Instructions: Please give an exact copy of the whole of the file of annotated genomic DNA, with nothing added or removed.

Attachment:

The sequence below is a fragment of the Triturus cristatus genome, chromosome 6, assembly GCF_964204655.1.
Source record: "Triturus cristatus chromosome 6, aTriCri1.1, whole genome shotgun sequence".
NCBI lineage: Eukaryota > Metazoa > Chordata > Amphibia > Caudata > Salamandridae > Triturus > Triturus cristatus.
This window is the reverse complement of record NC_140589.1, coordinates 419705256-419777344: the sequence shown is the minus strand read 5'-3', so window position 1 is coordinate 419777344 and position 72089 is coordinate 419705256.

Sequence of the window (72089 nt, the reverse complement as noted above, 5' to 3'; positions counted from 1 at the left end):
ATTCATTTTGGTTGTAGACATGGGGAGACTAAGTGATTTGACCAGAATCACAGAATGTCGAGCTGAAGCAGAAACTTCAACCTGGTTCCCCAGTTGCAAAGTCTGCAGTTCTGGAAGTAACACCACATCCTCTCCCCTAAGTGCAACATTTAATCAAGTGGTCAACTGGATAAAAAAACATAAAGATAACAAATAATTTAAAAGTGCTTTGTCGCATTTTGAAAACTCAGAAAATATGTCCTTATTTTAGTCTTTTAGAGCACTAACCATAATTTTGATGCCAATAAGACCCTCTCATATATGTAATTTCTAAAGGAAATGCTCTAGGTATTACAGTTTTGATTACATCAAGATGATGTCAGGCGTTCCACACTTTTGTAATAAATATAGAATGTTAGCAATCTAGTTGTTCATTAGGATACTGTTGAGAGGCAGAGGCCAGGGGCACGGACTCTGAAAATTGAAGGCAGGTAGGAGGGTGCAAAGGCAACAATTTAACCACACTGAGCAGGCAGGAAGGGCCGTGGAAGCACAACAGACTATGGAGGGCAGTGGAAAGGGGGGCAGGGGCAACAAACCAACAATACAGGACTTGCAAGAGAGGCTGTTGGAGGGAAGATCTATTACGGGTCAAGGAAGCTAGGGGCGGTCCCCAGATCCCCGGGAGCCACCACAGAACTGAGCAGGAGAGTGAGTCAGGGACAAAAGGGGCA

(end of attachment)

The sequence below is a fragment of the Triturus cristatus genome, chromosome 6, assembly GCF_964204655.1.
Source record: "Triturus cristatus chromosome 6, aTriCri1.1, whole genome shotgun sequence".
NCBI lineage: Eukaryota > Metazoa > Chordata > Amphibia > Caudata > Salamandridae > Triturus > Triturus cristatus.
This window is the reverse complement of record NC_140589.1, coordinates 419705256-419777344: the sequence shown is the minus strand read 5'-3', so window position 1 is coordinate 419777344 and position 72089 is coordinate 419705256.

Sequence of the window (72089 nt, the reverse complement as noted above, 5' to 3'; positions counted from 1 at the left end):
ATTCATTTTGGTTGTAGACATGGGGAGACTAAGTGATTTGACCAGAATCACAGAATGTCGAGCTGAAGCAGAAACTTCAACCTGGTTCCCCAGTTGCAAAGTCTGCAGTTCTGGAAGTAACACCACATCCTCTCCCCTAAGTGCAACATTTAATCAAGTGGTCAACTGGATAAAAAAACATAAAGATAACAAATAATTTAAAAGTGCTTTGTCGCATTTTGAAAACTCAGAAAATATGTCCTTATTTTAGTCTTTTAGAGCACTAACCATAATTTTGATGCCAATAAGACCCTCTCATATATGTAATTTCTAAAGGAAATGCTCTAGGTATTACAGTTTTGATTACATCAAGATGATGTCAGGCGTTCCACACTTTTGTAATAAATATAGAATGTTAGCAATCTAGTTGTTCATTAGGATACTGTTGAGAGGCAGAGGCCAGGGGCACGGACTCTGAAAATTGAAGGCAGGTAGGAGGGTGCAAAGGCAACAATTTAACCACACTGAGCAGGCAGGAAGGGCCGTGGAAGCACAACAGACTATGGAGGGCAGTGGAAAGGGGGGCAGGGGCAACAAACCAACAATACAGGACTTGCAAGAGAGGCTGTTGGAGGGAAGATCTATTACGGGTCAAGGAAGCTAGGGGCGGTCCCCAGATCCCCGGGAGCCACCACAGAACTGAGCAGGAGAGTGAGTCAGGGACAAAAGGGGCA